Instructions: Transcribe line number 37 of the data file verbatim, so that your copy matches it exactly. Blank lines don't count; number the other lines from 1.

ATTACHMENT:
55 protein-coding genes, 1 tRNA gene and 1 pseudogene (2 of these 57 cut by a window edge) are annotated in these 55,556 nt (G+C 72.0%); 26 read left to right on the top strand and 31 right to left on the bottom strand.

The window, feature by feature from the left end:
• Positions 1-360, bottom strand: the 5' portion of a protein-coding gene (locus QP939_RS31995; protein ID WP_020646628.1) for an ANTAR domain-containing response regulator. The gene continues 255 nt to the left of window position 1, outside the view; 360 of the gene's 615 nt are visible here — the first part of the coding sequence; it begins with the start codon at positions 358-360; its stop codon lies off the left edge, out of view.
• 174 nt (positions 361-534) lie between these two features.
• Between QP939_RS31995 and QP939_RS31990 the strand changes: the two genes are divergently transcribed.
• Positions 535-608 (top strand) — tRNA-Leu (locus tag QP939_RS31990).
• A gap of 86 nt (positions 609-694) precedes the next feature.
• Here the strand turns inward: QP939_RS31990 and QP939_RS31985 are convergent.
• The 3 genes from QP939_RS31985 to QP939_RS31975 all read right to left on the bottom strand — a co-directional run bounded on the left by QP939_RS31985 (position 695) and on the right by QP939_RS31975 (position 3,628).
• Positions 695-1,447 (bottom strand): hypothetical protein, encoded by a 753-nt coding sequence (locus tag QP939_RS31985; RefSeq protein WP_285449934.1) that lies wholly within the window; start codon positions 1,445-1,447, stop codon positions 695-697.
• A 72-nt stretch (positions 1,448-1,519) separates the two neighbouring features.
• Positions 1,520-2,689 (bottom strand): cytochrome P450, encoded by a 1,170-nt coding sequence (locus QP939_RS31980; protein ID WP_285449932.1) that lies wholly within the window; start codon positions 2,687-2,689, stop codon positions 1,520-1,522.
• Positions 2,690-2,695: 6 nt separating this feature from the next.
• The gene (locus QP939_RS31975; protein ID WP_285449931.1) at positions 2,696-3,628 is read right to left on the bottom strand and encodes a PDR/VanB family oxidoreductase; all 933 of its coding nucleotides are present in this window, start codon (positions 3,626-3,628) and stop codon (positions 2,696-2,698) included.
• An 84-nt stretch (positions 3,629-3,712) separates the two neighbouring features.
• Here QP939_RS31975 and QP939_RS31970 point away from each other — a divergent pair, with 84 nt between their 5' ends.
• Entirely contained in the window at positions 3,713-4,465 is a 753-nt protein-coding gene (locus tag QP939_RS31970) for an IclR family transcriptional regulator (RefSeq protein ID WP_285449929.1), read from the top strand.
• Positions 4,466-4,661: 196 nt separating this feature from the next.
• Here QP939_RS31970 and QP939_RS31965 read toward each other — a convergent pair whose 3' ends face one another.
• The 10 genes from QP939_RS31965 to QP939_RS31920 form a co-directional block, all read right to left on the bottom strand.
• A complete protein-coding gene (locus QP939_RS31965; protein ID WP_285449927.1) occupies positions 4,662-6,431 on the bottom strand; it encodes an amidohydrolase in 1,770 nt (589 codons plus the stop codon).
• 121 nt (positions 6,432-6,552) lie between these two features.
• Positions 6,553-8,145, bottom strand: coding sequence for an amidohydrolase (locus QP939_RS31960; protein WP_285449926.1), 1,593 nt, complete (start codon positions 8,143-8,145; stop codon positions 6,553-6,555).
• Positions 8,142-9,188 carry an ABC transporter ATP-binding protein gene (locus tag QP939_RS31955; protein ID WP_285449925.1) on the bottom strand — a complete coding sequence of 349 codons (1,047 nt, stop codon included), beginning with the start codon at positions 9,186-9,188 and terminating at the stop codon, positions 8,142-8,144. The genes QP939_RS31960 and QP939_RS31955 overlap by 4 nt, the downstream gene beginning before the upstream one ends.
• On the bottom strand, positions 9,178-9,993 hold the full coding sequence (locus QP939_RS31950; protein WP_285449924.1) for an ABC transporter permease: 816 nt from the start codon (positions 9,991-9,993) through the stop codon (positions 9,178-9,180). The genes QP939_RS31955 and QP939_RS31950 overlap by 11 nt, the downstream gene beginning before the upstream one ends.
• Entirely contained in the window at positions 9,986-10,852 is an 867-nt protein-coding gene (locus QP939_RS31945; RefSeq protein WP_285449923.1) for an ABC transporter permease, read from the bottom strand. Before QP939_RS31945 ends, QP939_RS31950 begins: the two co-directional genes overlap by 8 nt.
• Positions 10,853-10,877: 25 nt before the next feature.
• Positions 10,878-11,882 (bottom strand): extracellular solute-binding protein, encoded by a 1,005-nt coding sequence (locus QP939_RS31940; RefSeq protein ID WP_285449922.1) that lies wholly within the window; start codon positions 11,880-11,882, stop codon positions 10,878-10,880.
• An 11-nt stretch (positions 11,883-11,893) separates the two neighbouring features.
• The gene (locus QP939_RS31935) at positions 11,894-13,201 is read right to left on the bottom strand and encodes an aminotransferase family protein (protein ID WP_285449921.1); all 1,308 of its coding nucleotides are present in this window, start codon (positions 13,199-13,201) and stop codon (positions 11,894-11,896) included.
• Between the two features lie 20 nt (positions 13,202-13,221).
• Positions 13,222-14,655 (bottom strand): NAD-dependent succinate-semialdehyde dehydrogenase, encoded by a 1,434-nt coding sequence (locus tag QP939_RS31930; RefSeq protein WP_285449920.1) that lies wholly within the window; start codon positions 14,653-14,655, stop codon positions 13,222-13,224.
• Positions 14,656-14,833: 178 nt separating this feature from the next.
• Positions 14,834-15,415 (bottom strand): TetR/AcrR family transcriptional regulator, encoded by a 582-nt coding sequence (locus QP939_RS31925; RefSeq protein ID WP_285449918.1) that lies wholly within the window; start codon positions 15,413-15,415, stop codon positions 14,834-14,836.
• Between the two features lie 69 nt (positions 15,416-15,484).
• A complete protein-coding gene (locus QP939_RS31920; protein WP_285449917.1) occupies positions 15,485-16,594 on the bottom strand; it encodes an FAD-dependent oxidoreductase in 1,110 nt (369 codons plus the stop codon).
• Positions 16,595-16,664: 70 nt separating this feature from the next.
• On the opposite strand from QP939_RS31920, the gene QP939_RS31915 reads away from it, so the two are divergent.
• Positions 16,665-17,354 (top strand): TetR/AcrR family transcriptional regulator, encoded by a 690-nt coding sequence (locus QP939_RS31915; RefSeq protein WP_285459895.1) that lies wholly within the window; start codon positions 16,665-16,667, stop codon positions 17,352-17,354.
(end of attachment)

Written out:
• Positions 16,595-16,664: 70 nt separating this feature from the next.